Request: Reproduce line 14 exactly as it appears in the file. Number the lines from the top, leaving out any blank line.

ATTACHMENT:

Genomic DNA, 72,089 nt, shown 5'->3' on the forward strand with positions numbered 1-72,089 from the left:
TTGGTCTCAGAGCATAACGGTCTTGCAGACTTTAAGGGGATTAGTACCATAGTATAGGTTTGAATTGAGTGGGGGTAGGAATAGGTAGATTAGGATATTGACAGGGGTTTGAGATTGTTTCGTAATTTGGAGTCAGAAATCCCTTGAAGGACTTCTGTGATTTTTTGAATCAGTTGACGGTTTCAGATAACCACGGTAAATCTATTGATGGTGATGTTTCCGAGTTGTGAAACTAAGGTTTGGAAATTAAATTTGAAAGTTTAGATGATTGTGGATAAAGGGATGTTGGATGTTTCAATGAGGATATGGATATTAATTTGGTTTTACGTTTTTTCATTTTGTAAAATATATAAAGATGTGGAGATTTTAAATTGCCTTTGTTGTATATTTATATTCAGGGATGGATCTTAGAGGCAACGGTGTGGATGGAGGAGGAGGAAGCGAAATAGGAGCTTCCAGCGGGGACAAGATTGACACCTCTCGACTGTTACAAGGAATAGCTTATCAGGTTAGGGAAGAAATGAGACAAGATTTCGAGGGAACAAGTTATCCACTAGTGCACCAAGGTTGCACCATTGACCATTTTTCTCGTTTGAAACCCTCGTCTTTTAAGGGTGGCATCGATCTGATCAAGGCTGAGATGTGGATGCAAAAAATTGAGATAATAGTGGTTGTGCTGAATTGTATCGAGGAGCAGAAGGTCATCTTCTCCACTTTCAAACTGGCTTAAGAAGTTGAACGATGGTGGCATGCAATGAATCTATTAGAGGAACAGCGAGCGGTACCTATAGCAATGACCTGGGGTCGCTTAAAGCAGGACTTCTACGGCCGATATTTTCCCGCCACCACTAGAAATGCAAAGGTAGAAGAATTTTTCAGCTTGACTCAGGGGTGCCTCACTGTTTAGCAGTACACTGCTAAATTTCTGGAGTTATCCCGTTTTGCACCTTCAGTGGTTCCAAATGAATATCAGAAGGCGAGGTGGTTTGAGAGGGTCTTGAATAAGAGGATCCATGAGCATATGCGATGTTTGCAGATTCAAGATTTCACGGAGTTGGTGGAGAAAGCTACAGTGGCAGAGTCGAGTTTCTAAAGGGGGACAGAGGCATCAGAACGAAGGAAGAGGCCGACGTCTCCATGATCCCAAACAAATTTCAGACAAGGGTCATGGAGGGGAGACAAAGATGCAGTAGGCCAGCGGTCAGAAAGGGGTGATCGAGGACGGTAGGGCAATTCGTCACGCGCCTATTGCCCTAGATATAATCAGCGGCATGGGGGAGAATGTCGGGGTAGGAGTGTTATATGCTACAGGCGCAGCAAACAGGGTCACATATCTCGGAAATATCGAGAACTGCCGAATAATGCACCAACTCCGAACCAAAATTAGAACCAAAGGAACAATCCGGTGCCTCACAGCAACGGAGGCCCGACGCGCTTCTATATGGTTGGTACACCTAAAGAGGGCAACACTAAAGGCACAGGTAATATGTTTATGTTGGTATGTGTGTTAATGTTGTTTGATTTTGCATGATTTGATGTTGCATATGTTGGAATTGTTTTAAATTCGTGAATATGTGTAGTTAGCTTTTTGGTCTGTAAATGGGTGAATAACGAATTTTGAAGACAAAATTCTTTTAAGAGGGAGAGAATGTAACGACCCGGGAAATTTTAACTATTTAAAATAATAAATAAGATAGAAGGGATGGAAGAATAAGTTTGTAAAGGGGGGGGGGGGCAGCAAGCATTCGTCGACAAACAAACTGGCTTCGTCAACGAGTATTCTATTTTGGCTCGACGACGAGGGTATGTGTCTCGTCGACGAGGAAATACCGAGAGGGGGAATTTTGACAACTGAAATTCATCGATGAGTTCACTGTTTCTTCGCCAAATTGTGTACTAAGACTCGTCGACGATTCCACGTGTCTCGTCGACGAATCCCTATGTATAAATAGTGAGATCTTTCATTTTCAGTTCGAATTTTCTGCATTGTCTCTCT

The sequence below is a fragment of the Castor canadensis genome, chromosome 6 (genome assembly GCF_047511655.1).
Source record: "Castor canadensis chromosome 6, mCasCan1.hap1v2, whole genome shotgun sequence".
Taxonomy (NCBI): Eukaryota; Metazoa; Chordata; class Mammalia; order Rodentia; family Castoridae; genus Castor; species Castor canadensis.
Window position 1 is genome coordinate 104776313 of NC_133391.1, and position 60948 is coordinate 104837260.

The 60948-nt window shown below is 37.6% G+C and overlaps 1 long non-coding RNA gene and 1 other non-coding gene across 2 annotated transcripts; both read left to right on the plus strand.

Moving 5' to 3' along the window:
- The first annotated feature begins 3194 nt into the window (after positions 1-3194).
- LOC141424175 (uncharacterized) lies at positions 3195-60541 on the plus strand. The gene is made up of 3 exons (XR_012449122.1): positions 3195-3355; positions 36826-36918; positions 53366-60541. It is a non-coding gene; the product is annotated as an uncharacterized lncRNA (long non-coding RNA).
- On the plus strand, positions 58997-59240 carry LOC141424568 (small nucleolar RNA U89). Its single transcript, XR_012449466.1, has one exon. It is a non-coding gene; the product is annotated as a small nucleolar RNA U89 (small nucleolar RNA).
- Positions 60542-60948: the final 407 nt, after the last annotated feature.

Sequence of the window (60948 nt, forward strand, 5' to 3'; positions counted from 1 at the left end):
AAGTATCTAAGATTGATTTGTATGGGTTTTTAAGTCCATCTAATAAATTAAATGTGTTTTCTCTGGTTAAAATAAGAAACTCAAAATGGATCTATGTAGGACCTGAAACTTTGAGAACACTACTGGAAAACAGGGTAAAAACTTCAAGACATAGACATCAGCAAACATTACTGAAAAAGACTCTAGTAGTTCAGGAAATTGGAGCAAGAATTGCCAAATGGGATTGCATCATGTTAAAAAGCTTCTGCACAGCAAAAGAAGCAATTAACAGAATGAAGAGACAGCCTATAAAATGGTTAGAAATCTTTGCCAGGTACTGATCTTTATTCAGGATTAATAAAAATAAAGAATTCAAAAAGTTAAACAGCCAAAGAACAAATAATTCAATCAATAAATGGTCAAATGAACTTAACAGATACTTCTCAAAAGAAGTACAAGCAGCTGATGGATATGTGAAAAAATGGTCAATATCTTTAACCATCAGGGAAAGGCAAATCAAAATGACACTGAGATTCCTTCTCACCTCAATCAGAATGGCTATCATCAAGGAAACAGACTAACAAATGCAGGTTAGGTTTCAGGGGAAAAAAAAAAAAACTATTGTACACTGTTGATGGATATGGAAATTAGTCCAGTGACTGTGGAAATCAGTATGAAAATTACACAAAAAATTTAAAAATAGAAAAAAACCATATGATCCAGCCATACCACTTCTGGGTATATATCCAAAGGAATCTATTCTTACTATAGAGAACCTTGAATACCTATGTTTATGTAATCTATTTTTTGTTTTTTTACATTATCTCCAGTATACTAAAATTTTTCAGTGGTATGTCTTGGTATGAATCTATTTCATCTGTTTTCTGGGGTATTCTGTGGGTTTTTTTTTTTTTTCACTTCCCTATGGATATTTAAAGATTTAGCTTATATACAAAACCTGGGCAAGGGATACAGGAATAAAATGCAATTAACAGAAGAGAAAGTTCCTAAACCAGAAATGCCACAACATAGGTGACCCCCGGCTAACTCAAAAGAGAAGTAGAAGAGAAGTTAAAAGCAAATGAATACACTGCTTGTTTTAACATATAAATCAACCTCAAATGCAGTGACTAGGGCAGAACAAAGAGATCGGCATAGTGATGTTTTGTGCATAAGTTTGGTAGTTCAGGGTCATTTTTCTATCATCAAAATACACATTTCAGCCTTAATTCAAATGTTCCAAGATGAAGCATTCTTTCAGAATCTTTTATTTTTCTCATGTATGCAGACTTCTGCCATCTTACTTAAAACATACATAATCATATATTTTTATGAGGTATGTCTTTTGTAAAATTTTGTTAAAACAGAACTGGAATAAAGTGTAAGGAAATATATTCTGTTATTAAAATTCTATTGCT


AAGTATCTAAGATTGATTTGTATGGGTTTTTAAGTCCATCTAATAAATTAAATGTGTTTTCTCTGGTTAAAATAAGAAACTCAAAATGGATCTATGTAGGACCTGAAACTTTGAGAACACTACTGGAAAACAGGGTAAAAACTTCAAGACATAGACATCAGCAAACATTACTGAAAAAGACTCTAGTAGTTCAGGAAATTGGAGCAAGAATTGCCAAATGGGATTGCATCATGTTAAAAAGCTTCTGCACAGCAAAAGAAGCAATTAACAGAATGAAGAGACAGCCTATAAAATGGTTAGAAATCTTTGCCAGGTACTGATCTTTATTCAGGATTAATAAAAATAAAGAATTCAAAAAGTTAAACAGCCAAAGAACAAATAATTCAATCAATAAATGGTCAAATGAACTTAACAGATACTTCTCAAAAGAAGTACAAGCAGCTGATGGATATGTGAAAAAATGGTCAATATCTTTAACCATCAGGGAAAGGCAAATCAAAATGACACTGAGATTCCTTCTCACCTCAATCAGAATGGCTATCATCAAGGAAACAGACTAACAAATGCAGGTTAGGTTTCAGGGGAAAAAAAAAAAAACTATTGTACACTGTTGATGGATATGGAAATTAGTCCAGTGACTGTGGAAATCAGTATGAAAATTACACAAAAAATTTAAAAATAGAAAAAAACCATATGATCCAGCCATACCACTTCTGGGTATATATCCAAAGGAATCTATTCTTACTATAGAGAACCTTGAATACCTATGTTTATGTAATCTATTTTTTGTTTTTTTACATTATCTCCAGTATACTAAAATTTTTCAGTGGTATGTCTTGGTATGAATCTATTTCATCTGTTTTCTGGGGTATTCTGTGGGTTTTTTTTTTTTTTCACTTCCCTATGGATATTTAAAGATTTAGCTTATATACAAAACCTGGGCAAGGGATACAGGAATAAAATGCAATTAACAGAAGAGAAAGTTCCTAAACCAGAAATGCCACAACATAGGTGACCCCCGGCTAACTCAAAAGAGAAGTAGAAGAGAAGTTAAAAGCAAATGAATACACTGCTTGTTTTAACATATAAATCAACCTCAAATGCAGTGACTAGGGCAGAACAAAGAGATCGGCATAGTGATGTTTTGTGCATAAGTTTGGTAGTTCAGGGTCATTTTTCTATCATCAAAATACACATTTCAGCCTTAATTCAAATGTTCCAAGATGAAGCATTCTTTCAGAATCTTTTATTTTTCTCATGTATGCAGACTTCTGCCATCTTACTTAAAACATACATAATCATATATTTTTATGAGGTATGTCTTTTGTAAAATTTTGTTAAAACAGAACTGGAATAAAGTGTAAGGAAATATATTCTGTTATTAAAATTCTATTGCT